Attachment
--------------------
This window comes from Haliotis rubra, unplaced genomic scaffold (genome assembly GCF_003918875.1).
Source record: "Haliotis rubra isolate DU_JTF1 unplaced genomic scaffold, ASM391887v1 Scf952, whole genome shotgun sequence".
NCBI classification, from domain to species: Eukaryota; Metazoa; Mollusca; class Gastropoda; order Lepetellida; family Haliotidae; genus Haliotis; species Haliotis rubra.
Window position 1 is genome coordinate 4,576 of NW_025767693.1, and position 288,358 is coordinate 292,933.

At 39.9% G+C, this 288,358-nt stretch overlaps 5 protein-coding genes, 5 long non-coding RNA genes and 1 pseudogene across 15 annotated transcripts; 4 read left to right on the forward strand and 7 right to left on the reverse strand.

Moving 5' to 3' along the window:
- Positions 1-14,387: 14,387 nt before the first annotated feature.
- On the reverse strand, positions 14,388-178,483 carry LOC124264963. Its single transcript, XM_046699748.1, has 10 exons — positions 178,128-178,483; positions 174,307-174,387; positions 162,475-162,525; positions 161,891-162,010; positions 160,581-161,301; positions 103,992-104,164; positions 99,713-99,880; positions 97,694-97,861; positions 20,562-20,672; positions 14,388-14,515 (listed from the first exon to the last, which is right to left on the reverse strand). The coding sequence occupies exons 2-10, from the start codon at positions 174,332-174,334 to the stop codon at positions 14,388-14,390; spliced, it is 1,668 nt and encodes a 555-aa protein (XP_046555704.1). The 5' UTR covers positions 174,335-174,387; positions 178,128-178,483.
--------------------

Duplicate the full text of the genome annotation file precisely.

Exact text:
This window comes from Haliotis rubra, unplaced genomic scaffold (genome assembly GCF_003918875.1).
Source record: "Haliotis rubra isolate DU_JTF1 unplaced genomic scaffold, ASM391887v1 Scf952, whole genome shotgun sequence".
NCBI classification, from domain to species: Eukaryota; Metazoa; Mollusca; class Gastropoda; order Lepetellida; family Haliotidae; genus Haliotis; species Haliotis rubra.
Window position 1 is genome coordinate 4,576 of NW_025767693.1, and position 288,358 is coordinate 292,933.

At 39.9% G+C, this 288,358-nt stretch overlaps 5 protein-coding genes, 5 long non-coding RNA genes and 1 pseudogene across 15 annotated transcripts; 4 read left to right on the forward strand and 7 right to left on the reverse strand.

Moving 5' to 3' along the window:
- Positions 1-14,387: 14,387 nt before the first annotated feature.
- On the reverse strand, positions 14,388-178,483 carry LOC124264963. Its single transcript, XM_046699748.1, has 10 exons — positions 178,128-178,483; positions 174,307-174,387; positions 162,475-162,525; positions 161,891-162,010; positions 160,581-161,301; positions 103,992-104,164; positions 99,713-99,880; positions 97,694-97,861; positions 20,562-20,672; positions 14,388-14,515 (listed from the first exon to the last, which is right to left on the reverse strand). The coding sequence occupies exons 2-10, from the start codon at positions 174,332-174,334 to the stop codon at positions 14,388-14,390; spliced, it is 1,668 nt and encodes a 555-aa protein (XP_046555704.1). The 5' UTR covers positions 174,335-174,387; positions 178,128-178,483.